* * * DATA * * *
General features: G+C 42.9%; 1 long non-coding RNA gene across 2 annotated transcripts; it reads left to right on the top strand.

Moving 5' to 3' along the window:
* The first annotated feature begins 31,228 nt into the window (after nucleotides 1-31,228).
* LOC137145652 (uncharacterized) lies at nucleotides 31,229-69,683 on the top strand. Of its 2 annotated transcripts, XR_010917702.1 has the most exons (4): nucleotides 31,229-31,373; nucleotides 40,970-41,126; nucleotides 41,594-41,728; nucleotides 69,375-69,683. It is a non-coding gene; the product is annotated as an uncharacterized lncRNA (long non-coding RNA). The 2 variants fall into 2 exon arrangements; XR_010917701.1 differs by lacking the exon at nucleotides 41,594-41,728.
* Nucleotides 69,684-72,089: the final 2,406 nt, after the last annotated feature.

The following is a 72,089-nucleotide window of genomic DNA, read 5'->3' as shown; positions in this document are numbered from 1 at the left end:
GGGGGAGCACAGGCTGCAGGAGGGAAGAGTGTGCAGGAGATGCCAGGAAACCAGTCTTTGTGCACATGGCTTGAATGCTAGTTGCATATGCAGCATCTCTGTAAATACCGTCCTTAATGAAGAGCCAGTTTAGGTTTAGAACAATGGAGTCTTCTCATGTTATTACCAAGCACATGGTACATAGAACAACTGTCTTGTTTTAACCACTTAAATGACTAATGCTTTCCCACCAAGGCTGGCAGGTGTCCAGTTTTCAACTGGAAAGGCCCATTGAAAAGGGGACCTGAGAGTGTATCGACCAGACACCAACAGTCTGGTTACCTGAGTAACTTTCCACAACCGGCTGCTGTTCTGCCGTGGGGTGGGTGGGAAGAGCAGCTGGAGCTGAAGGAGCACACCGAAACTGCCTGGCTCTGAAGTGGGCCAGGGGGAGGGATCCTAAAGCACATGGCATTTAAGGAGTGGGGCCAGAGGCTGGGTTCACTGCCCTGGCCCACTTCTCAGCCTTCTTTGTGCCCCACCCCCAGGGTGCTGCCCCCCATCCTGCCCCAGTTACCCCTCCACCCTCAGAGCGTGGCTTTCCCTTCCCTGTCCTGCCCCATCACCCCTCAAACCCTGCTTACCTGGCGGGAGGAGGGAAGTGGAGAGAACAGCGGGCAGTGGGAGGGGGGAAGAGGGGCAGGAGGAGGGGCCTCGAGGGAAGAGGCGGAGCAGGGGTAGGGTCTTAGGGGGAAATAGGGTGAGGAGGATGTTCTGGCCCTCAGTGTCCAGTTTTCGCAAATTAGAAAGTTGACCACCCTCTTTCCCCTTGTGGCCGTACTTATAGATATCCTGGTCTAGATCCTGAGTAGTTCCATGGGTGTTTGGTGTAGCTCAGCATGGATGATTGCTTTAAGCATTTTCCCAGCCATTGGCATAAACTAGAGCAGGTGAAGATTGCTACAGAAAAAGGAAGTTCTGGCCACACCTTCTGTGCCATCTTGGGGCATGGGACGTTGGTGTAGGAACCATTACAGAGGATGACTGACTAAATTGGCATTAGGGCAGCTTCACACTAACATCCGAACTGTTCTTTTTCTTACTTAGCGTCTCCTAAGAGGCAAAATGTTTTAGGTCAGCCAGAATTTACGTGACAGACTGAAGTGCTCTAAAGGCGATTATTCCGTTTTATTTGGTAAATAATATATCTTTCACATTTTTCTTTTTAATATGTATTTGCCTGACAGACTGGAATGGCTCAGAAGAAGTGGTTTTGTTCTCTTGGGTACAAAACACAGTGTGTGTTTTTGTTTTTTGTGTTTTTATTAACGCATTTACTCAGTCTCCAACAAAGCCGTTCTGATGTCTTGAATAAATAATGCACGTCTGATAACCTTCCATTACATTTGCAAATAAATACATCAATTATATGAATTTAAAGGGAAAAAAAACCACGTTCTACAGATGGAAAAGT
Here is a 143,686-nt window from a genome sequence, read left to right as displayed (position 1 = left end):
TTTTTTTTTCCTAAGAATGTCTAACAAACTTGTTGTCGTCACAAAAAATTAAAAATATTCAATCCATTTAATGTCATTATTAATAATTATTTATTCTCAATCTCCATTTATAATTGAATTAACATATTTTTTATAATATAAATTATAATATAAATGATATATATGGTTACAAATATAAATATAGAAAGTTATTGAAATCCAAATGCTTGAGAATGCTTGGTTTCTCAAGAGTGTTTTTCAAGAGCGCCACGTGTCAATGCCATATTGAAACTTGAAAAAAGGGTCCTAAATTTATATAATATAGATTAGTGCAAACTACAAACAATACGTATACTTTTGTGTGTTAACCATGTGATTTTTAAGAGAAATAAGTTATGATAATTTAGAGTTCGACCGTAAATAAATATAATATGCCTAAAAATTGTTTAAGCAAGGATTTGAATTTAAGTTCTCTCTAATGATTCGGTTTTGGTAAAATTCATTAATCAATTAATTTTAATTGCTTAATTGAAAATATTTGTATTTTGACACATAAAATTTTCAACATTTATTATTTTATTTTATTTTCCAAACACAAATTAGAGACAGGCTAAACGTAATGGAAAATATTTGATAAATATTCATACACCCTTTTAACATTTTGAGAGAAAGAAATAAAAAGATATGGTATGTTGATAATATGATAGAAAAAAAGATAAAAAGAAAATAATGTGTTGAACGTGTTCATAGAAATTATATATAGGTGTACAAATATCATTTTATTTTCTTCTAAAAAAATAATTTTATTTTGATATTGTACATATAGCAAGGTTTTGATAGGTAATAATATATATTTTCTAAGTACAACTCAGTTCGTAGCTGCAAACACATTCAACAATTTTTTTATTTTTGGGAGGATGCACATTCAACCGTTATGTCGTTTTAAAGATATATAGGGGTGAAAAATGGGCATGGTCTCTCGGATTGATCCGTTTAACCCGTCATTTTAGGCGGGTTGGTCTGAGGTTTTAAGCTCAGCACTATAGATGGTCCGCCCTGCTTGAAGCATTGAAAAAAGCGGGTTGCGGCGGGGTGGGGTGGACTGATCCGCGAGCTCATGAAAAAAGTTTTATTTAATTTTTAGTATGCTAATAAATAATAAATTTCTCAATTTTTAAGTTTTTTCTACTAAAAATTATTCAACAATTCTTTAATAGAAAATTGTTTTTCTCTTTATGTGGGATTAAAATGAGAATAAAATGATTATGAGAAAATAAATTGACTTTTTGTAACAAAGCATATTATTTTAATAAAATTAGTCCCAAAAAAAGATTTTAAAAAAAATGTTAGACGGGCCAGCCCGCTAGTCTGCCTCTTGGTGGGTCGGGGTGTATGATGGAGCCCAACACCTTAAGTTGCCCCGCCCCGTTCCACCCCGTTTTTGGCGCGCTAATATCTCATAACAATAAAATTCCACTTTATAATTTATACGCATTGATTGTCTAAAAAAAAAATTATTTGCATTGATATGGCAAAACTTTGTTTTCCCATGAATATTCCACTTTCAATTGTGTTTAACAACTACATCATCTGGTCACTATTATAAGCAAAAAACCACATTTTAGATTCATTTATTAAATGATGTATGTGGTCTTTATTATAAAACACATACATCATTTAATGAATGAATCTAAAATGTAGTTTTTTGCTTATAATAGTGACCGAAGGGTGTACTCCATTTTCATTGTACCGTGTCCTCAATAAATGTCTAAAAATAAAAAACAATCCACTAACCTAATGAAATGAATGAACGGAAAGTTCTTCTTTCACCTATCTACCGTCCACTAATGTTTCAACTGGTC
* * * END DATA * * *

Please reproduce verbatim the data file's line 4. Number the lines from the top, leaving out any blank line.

* LOC137145652 (uncharacterized) lies at nucleotides 31,229-69,683 on the top strand. Of its 2 annotated transcripts, XR_010917702.1 has the most exons (4): nucleotides 31,229-31,373; nucleotides 40,970-41,126; nucleotides 41,594-41,728; nucleotides 69,375-69,683. It is a non-coding gene; the product is annotated as an uncharacterized lncRNA (long non-coding RNA). The 2 variants fall into 2 exon arrangements; XR_010917701.1 differs by lacking the exon at nucleotides 41,594-41,728.